The latest Media and Entertainment Outlook 2020 report by PwC states India is currently the world’s fastest growing OTT market, and is positioned to become the world’s sixth-largest by 2024. This means India is likely to overtake South Korea, Germany, and Australia in OTT revenue. Sizable investments by Netflix, Amazon, Disney+ Hotstar and other players in both originals and licensed content is expected to make up 93% of total OTT revenue.
This is good news in terms of consumer choices. It also means that with the increased flow of content, the supply chain starting from content production to content release needs to be robust enough to keep pace in the country. Therefore, the recent move by the Indian Government to regulate OTT platforms under the Information & Broadcasting (I&B) ministry may create some roadblocks in India’s OTT landscape.
India has resisted regulation of the OTT space and no laws or rules exist regulating OTT platforms. It is a relatively new medium of entertainment, classified as digital media. Unlike traditional media such as television, films, print or radio, which follow government guidelines under the direction of various regulatory bodies, OTT enjoys a free run. However, there have been frequent calls for censorship of online content by various political groups and social organizations. Shows like Netflix’s “Leila” and “Sacred Games” have invited the ire of certain groups leading to court cases asking for bans or regulation of streaming content. As a pre-emptive measure, in January 2019, nine streaming services in India announced a self-regulation code under the aegis of the Internet and Mobile Association of India (IAMAI). The code settled on some “best practices” to avoid government-led censorship. However, the government indicated that this might not be enough and started holding consultations on the subject.
Consequently, in February 2020, the IAMAI drafted a new code. At the Government’s insistence, a Digital Content Complaints Committee was created to serve as an appeals body that can penalize OTT players. This did not sit well with some of the OTT services indicating lack of consensus and adequate consultation within the IAMAI. In September 2020, the organization prepared a third version of the self-regulatory code. Signatories include 15 international and local platforms on board viz. Netflix, Amazon Prime Video, Disney+ Hotstar, ALTBalaji, ZEE5, Arre, Discovery+, Eros Now, Flickstree, Hoichoi, Hungama, MX Player, Shemaroo, VOOT, Jio Cinema, SonyLIV and Lionsgate Play.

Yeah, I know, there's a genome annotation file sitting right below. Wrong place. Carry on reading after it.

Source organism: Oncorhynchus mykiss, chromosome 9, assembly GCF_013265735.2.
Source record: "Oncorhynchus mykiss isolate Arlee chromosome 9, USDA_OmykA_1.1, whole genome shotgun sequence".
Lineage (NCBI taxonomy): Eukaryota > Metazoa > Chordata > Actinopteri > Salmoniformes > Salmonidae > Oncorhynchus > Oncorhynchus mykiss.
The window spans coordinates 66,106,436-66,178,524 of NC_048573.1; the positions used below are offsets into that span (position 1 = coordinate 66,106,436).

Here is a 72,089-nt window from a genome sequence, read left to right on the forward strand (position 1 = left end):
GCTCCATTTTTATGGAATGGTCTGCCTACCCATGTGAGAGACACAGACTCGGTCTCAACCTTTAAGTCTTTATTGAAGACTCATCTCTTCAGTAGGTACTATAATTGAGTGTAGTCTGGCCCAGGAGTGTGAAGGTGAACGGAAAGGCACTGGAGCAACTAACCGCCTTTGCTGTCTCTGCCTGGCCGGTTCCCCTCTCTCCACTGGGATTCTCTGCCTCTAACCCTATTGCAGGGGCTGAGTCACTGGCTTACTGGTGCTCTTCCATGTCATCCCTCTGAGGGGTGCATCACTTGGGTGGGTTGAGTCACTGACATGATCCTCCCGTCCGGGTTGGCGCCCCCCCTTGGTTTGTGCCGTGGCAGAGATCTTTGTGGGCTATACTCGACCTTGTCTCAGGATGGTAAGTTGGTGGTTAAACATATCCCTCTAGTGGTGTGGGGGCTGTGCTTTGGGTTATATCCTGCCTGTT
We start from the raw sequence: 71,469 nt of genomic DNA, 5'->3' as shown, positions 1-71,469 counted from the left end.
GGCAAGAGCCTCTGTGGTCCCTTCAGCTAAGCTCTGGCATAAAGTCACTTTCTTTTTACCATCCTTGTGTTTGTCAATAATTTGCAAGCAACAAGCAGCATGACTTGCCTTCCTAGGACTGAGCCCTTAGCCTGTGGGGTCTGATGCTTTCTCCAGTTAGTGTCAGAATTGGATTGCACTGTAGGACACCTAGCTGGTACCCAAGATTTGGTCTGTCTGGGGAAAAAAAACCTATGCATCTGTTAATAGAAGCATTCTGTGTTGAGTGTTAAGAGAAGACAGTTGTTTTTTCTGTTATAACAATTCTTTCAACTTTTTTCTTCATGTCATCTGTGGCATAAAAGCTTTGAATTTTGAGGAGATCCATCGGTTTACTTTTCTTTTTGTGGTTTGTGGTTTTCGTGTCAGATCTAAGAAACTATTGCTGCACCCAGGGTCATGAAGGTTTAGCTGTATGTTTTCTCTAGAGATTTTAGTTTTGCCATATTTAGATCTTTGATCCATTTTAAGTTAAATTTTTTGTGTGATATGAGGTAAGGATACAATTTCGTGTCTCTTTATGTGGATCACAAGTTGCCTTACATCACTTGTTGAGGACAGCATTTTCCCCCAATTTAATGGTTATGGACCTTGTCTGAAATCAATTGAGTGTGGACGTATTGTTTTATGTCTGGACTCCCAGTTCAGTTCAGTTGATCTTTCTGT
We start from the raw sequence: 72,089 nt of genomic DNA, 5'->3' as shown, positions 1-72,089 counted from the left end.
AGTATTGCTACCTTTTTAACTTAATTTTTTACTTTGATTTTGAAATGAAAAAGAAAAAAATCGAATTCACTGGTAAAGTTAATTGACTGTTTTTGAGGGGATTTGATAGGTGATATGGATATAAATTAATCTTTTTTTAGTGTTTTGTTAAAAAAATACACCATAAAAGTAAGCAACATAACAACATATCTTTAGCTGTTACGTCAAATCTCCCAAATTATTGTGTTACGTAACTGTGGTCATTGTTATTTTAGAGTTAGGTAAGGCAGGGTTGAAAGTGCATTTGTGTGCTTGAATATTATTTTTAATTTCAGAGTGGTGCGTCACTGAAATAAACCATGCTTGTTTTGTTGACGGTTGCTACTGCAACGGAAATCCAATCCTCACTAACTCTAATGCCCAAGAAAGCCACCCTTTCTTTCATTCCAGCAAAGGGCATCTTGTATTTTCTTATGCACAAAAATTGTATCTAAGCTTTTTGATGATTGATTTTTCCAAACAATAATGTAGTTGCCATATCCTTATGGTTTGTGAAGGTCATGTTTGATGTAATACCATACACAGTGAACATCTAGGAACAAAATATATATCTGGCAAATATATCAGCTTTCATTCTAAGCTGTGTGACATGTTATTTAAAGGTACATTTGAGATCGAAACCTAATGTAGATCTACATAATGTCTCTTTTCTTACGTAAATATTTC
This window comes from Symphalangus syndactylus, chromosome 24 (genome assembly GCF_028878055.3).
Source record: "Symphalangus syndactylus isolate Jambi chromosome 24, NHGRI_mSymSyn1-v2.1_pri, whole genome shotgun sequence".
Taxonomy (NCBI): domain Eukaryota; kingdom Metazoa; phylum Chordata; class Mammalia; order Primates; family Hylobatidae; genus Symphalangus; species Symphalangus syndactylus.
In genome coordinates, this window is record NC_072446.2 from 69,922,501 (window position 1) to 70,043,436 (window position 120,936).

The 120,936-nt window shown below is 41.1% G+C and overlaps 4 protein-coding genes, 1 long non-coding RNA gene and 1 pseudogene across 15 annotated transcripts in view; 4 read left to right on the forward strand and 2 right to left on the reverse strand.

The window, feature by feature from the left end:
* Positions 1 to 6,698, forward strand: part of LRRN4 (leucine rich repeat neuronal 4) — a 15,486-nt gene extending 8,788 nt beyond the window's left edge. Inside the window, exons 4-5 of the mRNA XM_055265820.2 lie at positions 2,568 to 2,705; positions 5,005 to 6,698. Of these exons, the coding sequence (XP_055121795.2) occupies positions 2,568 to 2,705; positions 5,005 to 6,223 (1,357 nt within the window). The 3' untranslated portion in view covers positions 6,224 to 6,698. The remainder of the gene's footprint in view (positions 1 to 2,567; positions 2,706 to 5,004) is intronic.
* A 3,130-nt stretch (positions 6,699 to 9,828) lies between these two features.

The ministry of information and broadcasting asked IAMAI to consider other self-regulatory models since the government does not support the current one. The letter stated “The proposed self-regulatory mechanism lacks independent third-party monitoring, does not have a well-defined Code of Ethics, does not clearly enunciate prohibited content, and at the second and third-tier level there is an issue of conflict of interest.”
In a far-reaching move, a gazette notification issued Nov. 11 and signed by the president of India, online films, digital news, and current affairs content were brought under the purview of the Government’s I&B Ministry. With the government’s decision to regulate online content providers, the challenge for the OTT platforms would be keeping a check on their content. It is also likely that they would have to apply for certification and approval of the content before streaming. This could give rise to many conflicts as most OTT platforms showcase content that would otherwise be censored by the certification boards in India.
No specific guidelines have been announced as yet, but it is known that the Programme Code governing TV content and which found an outlet in the Cable Television Network Regulation Act, 1995, may serve as a template to frame rules for online content. So, while the industry waits for more regulatory guidelines from the I&B ministry, OTT platforms are likely to resist any plans to censor content being streamed in India citing infringement of creative freedom.